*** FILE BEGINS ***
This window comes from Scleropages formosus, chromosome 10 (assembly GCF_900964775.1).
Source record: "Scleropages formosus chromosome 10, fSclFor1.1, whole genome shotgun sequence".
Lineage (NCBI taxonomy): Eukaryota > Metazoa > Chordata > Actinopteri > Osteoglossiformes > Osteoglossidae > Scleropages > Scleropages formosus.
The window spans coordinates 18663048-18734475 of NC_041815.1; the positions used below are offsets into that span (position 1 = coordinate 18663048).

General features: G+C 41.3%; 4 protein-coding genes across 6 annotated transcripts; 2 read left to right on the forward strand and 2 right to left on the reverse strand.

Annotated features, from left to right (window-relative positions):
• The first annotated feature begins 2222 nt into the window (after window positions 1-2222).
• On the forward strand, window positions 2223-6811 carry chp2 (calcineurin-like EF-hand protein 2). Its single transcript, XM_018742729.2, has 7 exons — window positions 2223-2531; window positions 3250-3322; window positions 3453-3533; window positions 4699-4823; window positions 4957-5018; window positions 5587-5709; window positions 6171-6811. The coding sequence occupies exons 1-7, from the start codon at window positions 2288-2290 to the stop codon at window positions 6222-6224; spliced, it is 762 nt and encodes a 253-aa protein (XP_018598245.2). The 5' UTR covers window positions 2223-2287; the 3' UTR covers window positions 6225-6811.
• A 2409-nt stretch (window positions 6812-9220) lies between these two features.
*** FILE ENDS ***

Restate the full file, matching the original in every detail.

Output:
This window comes from Scleropages formosus, chromosome 10 (assembly GCF_900964775.1).
Source record: "Scleropages formosus chromosome 10, fSclFor1.1, whole genome shotgun sequence".
Lineage (NCBI taxonomy): Eukaryota > Metazoa > Chordata > Actinopteri > Osteoglossiformes > Osteoglossidae > Scleropages > Scleropages formosus.
The window spans coordinates 18663048-18734475 of NC_041815.1; the positions used below are offsets into that span (position 1 = coordinate 18663048).

General features: G+C 41.3%; 4 protein-coding genes across 6 annotated transcripts; 2 read left to right on the forward strand and 2 right to left on the reverse strand.

Annotated features, from left to right (window-relative positions):
• The first annotated feature begins 2222 nt into the window (after window positions 1-2222).
• On the forward strand, window positions 2223-6811 carry chp2 (calcineurin-like EF-hand protein 2). Its single transcript, XM_018742729.2, has 7 exons — window positions 2223-2531; window positions 3250-3322; window positions 3453-3533; window positions 4699-4823; window positions 4957-5018; window positions 5587-5709; window positions 6171-6811. The coding sequence occupies exons 1-7, from the start codon at window positions 2288-2290 to the stop codon at window positions 6222-6224; spliced, it is 762 nt and encodes a 253-aa protein (XP_018598245.2). The 5' UTR covers window positions 2223-2287; the 3' UTR covers window positions 6225-6811.
• A 2409-nt stretch (window positions 6812-9220) lies between these two features.